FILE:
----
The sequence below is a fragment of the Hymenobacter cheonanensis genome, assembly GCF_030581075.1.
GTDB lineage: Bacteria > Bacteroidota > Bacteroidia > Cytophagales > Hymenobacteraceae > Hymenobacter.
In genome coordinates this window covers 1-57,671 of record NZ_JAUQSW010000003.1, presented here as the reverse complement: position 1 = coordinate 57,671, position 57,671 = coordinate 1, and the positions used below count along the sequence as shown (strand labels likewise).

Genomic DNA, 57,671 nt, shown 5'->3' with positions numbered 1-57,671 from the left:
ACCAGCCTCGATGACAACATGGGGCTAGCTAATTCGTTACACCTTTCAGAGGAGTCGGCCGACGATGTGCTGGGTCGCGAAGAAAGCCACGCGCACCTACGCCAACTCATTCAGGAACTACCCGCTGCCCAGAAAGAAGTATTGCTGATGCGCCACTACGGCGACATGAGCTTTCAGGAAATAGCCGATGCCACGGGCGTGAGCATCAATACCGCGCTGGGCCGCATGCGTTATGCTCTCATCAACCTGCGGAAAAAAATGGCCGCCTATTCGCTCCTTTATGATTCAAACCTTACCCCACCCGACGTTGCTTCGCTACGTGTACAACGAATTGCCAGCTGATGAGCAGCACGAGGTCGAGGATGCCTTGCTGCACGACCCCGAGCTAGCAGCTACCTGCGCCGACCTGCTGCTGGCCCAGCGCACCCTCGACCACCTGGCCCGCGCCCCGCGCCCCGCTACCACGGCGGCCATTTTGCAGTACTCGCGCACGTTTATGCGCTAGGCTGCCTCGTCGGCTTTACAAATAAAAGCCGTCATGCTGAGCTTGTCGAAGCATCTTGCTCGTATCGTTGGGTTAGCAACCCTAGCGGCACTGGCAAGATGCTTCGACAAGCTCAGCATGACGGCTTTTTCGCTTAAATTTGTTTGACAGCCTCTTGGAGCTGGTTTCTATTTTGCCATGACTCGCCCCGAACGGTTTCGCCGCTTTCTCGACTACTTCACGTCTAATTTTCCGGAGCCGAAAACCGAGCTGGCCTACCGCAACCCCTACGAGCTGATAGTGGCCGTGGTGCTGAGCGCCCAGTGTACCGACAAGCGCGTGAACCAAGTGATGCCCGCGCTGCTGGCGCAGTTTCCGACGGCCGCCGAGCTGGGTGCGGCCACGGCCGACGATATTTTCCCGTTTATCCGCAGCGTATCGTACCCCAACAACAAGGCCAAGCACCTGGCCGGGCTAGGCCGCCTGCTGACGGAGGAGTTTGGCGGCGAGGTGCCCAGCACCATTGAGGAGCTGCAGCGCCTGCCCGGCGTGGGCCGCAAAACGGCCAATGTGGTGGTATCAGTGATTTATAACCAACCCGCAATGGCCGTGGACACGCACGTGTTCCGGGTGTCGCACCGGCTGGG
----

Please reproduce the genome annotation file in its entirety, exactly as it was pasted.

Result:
The sequence below is a fragment of the Hymenobacter cheonanensis genome, assembly GCF_030581075.1.
GTDB lineage: Bacteria > Bacteroidota > Bacteroidia > Cytophagales > Hymenobacteraceae > Hymenobacter.
In genome coordinates this window covers 1-57,671 of record NZ_JAUQSW010000003.1, presented here as the reverse complement: position 1 = coordinate 57,671, position 57,671 = coordinate 1, and the positions used below count along the sequence as shown (strand labels likewise).

Genomic DNA, 57,671 nt, shown 5'->3' with positions numbered 1-57,671 from the left:
ACCAGCCTCGATGACAACATGGGGCTAGCTAATTCGTTACACCTTTCAGAGGAGTCGGCCGACGATGTGCTGGGTCGCGAAGAAAGCCACGCGCACCTACGCCAACTCATTCAGGAACTACCCGCTGCCCAGAAAGAAGTATTGCTGATGCGCCACTACGGCGACATGAGCTTTCAGGAAATAGCCGATGCCACGGGCGTGAGCATCAATACCGCGCTGGGCCGCATGCGTTATGCTCTCATCAACCTGCGGAAAAAAATGGCCGCCTATTCGCTCCTTTATGATTCAAACCTTACCCCACCCGACGTTGCTTCGCTACGTGTACAACGAATTGCCAGCTGATGAGCAGCACGAGGTCGAGGATGCCTTGCTGCACGACCCCGAGCTAGCAGCTACCTGCGCCGACCTGCTGCTGGCCCAGCGCACCCTCGACCACCTGGCCCGCGCCCCGCGCCCCGCTACCACGGCGGCCATTTTGCAGTACTCGCGCACGTTTATGCGCTAGGCTGCCTCGTCGGCTTTACAAATAAAAGCCGTCATGCTGAGCTTGTCGAAGCATCTTGCTCGTATCGTTGGGTTAGCAACCCTAGCGGCACTGGCAAGATGCTTCGACAAGCTCAGCATGACGGCTTTTTCGCTTAAATTTGTTTGACAGCCTCTTGGAGCTGGTTTCTATTTTGCCATGACTCGCCCCGAACGGTTTCGCCGCTTTCTCGACTACTTCACGTCTAATTTTCCGGAGCCGAAAACCGAGCTGGCCTACCGCAACCCCTACGAGCTGATAGTGGCCGTGGTGCTGAGCGCCCAGTGTACCGACAAGCGCGTGAACCAAGTGATGCCCGCGCTGCTGGCGCAGTTTCCGACGGCCGCCGAGCTGGGTGCGGCCACGGCCGACGATATTTTCCCGTTTATCCGCAGCGTATCGTACCCCAACAACAAGGCCAAGCACCTGGCCGGGCTAGGCCGCCTGCTGACGGAGGAGTTTGGCGGCGAGGTGCCCAGCACCATTGAGGAGCTGCAGCGCCTGCCCGGCGTGGGCCGCAAAACGGCCAATGTGGTGGTATCAGTGATTTATAACCAACCCGCAATGGCCGTGGACACGCACGTGTTCCGGGTGTCGCACCGGCTGGG